Okay, we’re as thrilled as anyone about Florence + the Machine and Earth, Wind & Fire, but what’s a Dover, Delaware festivaler to do while she’s whiling away hours waiting for Deadmau5 to light Firefly up the way it was always meant to be? Well, here are five ideas — up-and-comers that you can’t afford miss if you happen to be anywhere near the Woodlands the weekend of June 16 through 19. Dig in.
The Sound: Cody ChesnuTT reborn as a blues-making beat genius
The Story: Not since TV on the Radio‘s debut Young Liars EP (2003) has an artist emerged embodying such a large swath of American music. Indeed, it may be easiest to imagine Son Little’s eponymous debut as a patchwork quilt — scraps of old acoustic blues, swatches of classic Motown-era R&B, bits of indie experimentalism, and threads cribbed from hip-hop’s beat bobbin — that somehow remakes Old Glory without showing a single seam. Chalk that up to mastermind Aaron Livingston’s itinerant ways (born in Los Angeles, raised in Queens, based in Philly), or that he’s the son of a preacher man and a teacher mom (two strong formative forces often at odds in our culture), or his hot streak of incredible, surprising collaborations. In the last few years, the man’s contributed to albums by the Roots and RJD2, toured with Kelis and Mumford & Sons, and even produced an EP for soul giant Mavis Staples. On a song like “Cross My Heart,” you can hear how all that fits together in a low-to-the-ground groove bomb that’s as darkly pained as it is brilliantly inventive.
The Sound: Millennial pro-everyone electro-pop with a sultry side
The Story: In the wake of Lorde’s breakout success, a darker-hued version of artful teen-angstified electro-pop has emerged. Halsey may be the harbinger, but if you’re looking for an underdog to back, Transviolet is it. The Los Angeles-based four-piece pulls arena guitars, bright synths, swelling bass, big beats, and bigger melodies into its undeniable gravity. But what makes the group’s self-titled EP so powerful is the uplift that follows thanks to the vocals of Sarah McTaggart — imagine Lana Del Rey’s affected pout crossed with Sia’s emotive soar — and the words she alternately coos and belts, full of allusions to sin, fire, blood, revolution, renegade hearts, and dirty-talking bad boys. Most of that can be found in “Girls Your Age,” a wasteland swooner that’s been praised by Katy Perry and remixed by Twin Shadow. In need of a mission statement? Peep “New Bohemia,” which broadcasts Transviolet’s youthful message of acceptance and assertion in a world that’s been misshaped by greed and hate.
LOUIS THE CHILD
The Sound: “New Songs That Will Make Your Life More Awesome”
The Story: Okay, so we stole the “sound” blurb from Taylor Swift. Late last year she Instagrammed a photo of a handwritten playlist thusly named, and the closer (a key slot in any good mix) was a song called “It’s Strange” by, you guessed it, Louis the Child. The Chicago DJ duo makes catchy stuff to be sure, but their brand of future-bass music sounds as influenced by low-end slingers like Flume as by downtempo legends like Dntel. The aforementioned track opens with soft bloops that sound like digital kalimbas, then gradually gets more lush as guest K.Flay sings about turning a “lonely as f*ck” lifestyle into one that’s full of love. Things keep getting prettier and then comes the drop: a glorious pile of staggering synth stabs that surge like some sort of electronic orchestra. Louis the Child haven’t released much beyond a bunch of excellent, widely ranging remixes (Miike Snow, Kaskade, Ty Dolla $ign), but on their website, Freddy Kennett and Robby Hauldren claim, “We want to make people happy with music.” Honestly, for the time being, that’s all we need to know.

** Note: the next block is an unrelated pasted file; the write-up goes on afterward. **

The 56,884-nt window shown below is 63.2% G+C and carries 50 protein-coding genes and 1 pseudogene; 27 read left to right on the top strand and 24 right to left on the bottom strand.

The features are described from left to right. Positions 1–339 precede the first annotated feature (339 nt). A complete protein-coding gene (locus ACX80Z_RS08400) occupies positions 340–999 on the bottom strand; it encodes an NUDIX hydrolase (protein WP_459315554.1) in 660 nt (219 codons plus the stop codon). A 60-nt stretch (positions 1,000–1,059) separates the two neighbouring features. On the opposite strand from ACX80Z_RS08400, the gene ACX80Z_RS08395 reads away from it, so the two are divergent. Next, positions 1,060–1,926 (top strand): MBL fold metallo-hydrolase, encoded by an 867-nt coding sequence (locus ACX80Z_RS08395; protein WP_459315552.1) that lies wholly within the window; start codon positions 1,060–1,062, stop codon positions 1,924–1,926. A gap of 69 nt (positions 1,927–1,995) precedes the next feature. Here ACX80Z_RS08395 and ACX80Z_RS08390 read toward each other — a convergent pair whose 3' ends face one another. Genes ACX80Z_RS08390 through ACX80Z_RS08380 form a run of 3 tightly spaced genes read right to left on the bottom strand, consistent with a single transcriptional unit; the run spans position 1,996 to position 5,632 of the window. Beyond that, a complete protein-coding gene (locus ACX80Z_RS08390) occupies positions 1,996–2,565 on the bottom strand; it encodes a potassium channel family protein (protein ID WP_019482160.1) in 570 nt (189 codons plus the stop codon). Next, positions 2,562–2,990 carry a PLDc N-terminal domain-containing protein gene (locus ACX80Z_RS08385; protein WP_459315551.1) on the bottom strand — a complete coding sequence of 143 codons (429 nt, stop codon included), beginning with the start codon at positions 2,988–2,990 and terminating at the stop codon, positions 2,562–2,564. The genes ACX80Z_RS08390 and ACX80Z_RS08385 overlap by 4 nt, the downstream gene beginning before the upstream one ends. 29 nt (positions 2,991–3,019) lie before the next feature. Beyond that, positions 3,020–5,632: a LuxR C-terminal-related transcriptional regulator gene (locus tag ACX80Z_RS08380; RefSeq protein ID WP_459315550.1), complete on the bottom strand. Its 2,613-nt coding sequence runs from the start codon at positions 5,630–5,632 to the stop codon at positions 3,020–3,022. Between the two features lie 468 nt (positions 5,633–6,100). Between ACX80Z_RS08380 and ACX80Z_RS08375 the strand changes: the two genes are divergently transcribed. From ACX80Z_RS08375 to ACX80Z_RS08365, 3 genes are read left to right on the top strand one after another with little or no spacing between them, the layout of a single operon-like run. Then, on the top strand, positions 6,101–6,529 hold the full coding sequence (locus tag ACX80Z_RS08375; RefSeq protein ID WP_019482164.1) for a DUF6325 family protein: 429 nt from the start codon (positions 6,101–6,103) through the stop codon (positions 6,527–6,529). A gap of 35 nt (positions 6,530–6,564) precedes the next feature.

The Sound: Sneering ’90s alt-rock perfection offset by Americana lovely
The Story: Laura Stevenson‘s got high-class songwriting in her blood — granddad co-penned and popularized “The Little Drummer Boy” — but she’s more the down and dirty type. ” The New York native is nice with the sneer, but she can play pretty too, with just as many songs that showcase her folksy Americana roots, spanning Laura Marling-like moments of softness to fired-up Pretenders-esque punk. Song titles like “Diet of Worms” and “Out With a Wimper” don’t quite project confidence, but Stevenson’s ability to string together chords and words into a heart-tugging, gut-punching breakneck rollercoaster ride of bitter emotion is masterful indeed.
The Sound: Post-hardcore survivors stumble into a haunted rave
The Story: If CHVRCHES formed an unholy union with Deftones, the only possible outcome is PVRIS, a brutally bleak synth-pop act who got their start as a metalcore band. Back then, in 2011, the Massachusetts trio led by the powerful pipes of Lynn Gunn was called Operation Guillotine, but while they’ve turned in some of their rock shred for crushing electronic atmosphere and ravey sequencer throb, they open for folks with names like Bring Me the Horizon, Pierce the Veil, Mayday Parade, and, yes, Fall Out Boy. In fact, that group’s old labelmate Blake Harnage (VERSA) leant his production prowess to PVRIS’ souped-up debut, White Noise, which got a reissue in April. They adeptly, darkly, covered Sia’s “Chandelier” last year, but a cut like “My House” best shows off the PVRIS approach, which often involves unwanted ghosts, spooky sound effects, and stadium-big breakdowns (you know, to chase out all the poltergeists). The Weeknd, Circa Survive, and Ellie Goulding are equal influences.
Catch intimate bonus sets from all of these artists and many more at the Toyota Music Den at Firefly, hosted by SPIN along with our friends at Stereogum, BrooklynVegan, and VIBE.